Video transcript

Summer in Victoria means warmer weather. Great for outdoor activities but it also brings an increased risk of air pollution.

Bushfire smoke can reduce air quality and impact people’s health. Young children, older people, pregnant women and people with allergies, heart or lung conditions are more at risk of damage to their health from smoke.

The fine particles in smoke are small enough to irritate your eyes and be breathed deeply into your lungs. They may cause symptoms such as wheezing, coughing, tightness of the chest or difficulty breathing.

It's important for everyone to reduce the amount of smoke you breathe in. Avoid outdoor physical activity and stay indoors, with windows and doors closed, if it is safe to do so. If you have pets, keep them inside with clean water and food. Also move their bedding inside if it’s practical.

If you're in an area impacted by a bushfire, follow your bushfire action plan and when the smoke clears be sure to air out your house by opening doors and windows.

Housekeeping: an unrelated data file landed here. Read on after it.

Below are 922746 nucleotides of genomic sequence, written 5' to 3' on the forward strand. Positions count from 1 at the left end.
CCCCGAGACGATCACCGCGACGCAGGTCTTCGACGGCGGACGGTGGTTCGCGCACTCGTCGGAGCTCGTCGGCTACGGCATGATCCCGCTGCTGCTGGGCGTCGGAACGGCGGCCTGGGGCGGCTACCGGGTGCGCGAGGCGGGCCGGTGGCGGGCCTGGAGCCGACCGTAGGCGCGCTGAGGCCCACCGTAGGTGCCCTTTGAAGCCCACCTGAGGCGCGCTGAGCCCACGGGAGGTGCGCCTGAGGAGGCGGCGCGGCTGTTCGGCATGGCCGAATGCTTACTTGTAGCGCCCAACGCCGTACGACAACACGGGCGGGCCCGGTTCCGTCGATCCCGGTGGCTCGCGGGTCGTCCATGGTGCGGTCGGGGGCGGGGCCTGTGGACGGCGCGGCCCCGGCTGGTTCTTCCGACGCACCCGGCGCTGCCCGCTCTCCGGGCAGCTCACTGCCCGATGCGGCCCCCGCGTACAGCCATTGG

If you're sensitive to air pollution, or have a heart or lung condition, follow your treatment plan.

If you’re worried about your symptoms see your doctor or call NURSE-ON-CALL on 1300 606 024. And if you experience chest tightness or difficulty breathing call triple zero.

You can stay up to date with air quality in your area by visiting EPA AirWatch. Air quality data is categorised from Good to Extremely Poor. EPA AirWatch also includes air quality forecasts for Victoria. You can use forecasts to help plan your day.

For more information about smoke and air quality visit our website

Smoke is a mixture of airborne particles, water vapour and other gases. Breathing in smoke can be harmful to your health.

Smoke from bushfires and landfill, peat, tyre and coal fires can impact the quality of our air. If it’s smoky outside, protect your health by following our guidance.

We monitor air quality and report smoke incidents across Victoria.

Find out about smoke

Reviewed 19 December 2019